Given the nature of public health concerns this system is supposed to react to, the provisions and mechanisms may take a long time. This defeats the very purpose of the system. The drug manufacturers from exporting countries will have to face the uncertainties of manufacturing only for a particular order and the short-term nature of the order. If the product for which compulsory licensing for export is granted is within their existing manufacturing capacity this system may work, but if it requires new investment in new processes this may not be feasible. The amount of pharmaceutical products required for a particular country may be small and such necessities may arise at different points of time, making manufacturing for a standing order that much more uneconomical.

    The other issue is whether exporting countries,2 which have built up technological capability in the pre-TRIPS era, continue to have this capability in the post-TRIPS era. The technological capability of these countries may be eroded in the long run. Then these countries will no longer be able to act as exporting countries under this system.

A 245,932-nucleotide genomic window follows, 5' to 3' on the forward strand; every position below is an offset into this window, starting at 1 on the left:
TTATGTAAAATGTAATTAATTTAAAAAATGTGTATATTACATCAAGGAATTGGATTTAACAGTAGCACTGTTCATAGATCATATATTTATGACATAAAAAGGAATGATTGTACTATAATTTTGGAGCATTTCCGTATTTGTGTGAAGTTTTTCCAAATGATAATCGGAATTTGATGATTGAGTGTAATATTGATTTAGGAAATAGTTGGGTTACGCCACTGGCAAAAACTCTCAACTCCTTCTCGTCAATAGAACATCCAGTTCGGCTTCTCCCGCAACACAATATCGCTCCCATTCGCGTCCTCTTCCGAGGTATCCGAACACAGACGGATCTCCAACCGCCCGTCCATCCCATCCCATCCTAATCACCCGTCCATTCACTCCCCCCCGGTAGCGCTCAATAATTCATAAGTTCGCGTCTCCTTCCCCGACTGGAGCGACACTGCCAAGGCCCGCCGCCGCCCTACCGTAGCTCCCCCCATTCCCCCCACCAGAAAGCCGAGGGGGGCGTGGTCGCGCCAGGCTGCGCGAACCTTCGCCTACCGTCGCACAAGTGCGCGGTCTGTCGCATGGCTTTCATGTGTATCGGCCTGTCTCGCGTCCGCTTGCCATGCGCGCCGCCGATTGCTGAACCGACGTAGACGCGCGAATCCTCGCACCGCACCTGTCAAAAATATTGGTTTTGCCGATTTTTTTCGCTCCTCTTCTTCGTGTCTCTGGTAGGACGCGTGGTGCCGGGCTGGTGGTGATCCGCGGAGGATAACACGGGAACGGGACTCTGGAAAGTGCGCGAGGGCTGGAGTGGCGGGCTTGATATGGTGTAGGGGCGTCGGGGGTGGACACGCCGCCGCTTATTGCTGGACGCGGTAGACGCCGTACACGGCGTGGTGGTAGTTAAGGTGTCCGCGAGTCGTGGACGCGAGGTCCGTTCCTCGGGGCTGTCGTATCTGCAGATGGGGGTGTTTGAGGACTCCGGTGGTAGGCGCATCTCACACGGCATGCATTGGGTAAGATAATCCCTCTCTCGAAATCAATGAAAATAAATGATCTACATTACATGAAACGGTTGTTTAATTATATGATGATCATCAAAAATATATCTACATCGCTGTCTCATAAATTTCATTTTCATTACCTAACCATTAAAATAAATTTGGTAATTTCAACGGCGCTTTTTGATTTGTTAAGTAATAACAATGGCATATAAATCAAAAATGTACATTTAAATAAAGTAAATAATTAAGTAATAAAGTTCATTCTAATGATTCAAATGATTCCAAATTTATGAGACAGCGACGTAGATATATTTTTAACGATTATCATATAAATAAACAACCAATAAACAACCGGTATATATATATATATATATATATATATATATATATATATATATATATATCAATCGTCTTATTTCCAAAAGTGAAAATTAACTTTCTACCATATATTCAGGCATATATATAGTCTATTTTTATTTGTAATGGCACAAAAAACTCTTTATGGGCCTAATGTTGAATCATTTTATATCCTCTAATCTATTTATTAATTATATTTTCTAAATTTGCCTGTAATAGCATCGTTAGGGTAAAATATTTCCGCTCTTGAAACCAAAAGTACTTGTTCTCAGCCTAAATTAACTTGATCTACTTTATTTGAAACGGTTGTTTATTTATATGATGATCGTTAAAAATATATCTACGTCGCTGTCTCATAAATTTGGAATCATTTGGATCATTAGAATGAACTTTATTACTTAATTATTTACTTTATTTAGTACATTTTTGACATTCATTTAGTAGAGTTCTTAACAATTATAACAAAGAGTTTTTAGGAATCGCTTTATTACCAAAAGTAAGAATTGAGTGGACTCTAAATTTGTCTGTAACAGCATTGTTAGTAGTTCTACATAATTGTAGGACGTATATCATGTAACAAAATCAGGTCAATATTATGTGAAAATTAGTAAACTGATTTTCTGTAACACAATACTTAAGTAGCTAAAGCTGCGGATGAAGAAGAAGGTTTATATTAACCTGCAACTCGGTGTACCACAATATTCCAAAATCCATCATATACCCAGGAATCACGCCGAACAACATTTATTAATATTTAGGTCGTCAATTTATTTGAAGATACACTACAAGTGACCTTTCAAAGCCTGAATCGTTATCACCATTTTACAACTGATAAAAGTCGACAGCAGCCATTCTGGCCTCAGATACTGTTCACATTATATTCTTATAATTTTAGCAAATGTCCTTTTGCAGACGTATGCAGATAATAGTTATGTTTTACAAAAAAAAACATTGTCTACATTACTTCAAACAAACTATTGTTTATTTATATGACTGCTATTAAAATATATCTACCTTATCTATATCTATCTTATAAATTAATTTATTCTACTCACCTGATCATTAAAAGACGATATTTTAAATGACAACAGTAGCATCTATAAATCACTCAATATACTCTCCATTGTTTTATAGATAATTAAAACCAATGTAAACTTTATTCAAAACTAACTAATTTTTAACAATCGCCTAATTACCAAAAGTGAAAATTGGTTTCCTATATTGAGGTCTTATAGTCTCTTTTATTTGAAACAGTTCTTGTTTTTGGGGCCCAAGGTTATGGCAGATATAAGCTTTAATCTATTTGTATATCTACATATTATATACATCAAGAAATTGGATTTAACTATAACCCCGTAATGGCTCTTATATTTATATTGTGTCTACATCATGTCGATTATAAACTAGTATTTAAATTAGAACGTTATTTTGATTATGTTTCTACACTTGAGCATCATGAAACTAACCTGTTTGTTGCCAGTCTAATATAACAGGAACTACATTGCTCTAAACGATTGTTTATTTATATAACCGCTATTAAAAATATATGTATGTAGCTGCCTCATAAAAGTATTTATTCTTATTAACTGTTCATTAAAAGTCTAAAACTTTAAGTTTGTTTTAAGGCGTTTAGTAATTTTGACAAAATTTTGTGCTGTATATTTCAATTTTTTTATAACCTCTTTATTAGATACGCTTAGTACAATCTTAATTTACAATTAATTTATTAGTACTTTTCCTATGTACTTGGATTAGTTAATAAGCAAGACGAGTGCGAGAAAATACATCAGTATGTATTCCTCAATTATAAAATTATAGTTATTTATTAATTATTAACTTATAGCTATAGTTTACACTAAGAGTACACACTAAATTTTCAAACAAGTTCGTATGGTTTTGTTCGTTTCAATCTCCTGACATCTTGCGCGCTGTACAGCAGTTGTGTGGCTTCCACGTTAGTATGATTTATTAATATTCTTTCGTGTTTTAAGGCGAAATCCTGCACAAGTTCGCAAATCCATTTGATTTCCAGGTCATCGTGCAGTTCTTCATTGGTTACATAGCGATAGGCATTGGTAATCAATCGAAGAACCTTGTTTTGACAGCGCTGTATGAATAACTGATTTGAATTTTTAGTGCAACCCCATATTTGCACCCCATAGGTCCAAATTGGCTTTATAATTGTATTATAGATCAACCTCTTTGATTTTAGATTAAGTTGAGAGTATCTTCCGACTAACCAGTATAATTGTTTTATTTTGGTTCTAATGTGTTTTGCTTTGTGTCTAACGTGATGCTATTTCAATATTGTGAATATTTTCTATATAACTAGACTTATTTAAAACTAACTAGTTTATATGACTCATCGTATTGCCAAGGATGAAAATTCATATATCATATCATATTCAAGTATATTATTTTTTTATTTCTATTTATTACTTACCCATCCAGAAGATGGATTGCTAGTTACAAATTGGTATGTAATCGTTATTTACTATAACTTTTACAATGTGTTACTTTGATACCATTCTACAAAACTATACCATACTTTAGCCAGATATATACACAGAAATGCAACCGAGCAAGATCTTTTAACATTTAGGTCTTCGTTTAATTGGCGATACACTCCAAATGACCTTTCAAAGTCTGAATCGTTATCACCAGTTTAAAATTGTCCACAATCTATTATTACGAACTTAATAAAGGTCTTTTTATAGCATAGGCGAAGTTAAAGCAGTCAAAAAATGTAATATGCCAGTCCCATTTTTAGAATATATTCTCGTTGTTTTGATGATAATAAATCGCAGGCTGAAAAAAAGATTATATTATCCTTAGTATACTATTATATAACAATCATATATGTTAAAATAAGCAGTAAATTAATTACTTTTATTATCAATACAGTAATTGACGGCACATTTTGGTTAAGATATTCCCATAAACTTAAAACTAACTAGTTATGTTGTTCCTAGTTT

Economic and Political Weekly January 28, 2006

    Concluding Remarks

    The world is saddled with the TRIPS agreement; it has to live with it. But the TRIPS agreement seems to have created such insurmountable problems that solutions such as the system for the implementation of paragraph 6 do not seem to be workable.

    How did the LDCs or countries with no or insufficient manufacturing capacities in the pharmaceutical sector cope with public health concerns in the past? Because not all the other countries in the world had patents at very high level of protection (product patents, and 20-year patent term), there were sources for these countries to import pharmaceuticals at low prices. But in the post-TRIPS world this is not possible. All the countries provide a high level of patent protection and prices may be high.